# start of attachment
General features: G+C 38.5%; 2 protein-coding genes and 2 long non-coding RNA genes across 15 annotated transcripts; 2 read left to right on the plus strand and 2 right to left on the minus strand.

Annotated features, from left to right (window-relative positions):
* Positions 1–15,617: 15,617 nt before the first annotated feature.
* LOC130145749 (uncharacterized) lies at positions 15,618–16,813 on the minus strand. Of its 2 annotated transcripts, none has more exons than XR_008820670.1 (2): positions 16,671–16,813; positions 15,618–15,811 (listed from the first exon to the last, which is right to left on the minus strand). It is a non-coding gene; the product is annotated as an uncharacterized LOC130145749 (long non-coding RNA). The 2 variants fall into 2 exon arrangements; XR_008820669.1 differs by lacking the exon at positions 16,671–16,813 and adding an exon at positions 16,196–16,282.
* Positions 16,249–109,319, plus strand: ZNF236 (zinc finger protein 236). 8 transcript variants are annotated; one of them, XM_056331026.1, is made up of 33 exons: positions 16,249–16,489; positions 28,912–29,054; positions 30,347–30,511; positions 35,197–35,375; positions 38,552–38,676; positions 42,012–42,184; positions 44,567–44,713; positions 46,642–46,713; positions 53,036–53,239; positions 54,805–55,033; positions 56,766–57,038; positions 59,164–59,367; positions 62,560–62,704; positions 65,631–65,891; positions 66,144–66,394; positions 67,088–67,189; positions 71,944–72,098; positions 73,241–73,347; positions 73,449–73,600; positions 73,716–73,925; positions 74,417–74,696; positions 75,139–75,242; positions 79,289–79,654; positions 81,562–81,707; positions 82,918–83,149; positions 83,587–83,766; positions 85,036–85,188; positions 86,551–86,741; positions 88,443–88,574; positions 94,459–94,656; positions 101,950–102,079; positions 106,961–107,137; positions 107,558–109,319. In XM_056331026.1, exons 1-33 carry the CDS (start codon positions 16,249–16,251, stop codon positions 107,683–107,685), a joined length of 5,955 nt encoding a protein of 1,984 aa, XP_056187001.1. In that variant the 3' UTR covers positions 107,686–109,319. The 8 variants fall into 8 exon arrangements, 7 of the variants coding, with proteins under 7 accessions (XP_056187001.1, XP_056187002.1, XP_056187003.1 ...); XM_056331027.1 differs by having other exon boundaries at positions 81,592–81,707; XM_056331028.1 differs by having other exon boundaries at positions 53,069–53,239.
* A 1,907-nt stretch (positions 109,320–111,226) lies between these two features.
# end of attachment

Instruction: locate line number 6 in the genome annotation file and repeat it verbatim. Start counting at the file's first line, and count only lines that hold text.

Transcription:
* A 1,907-nt stretch (positions 109,320–111,226) lies between these two features.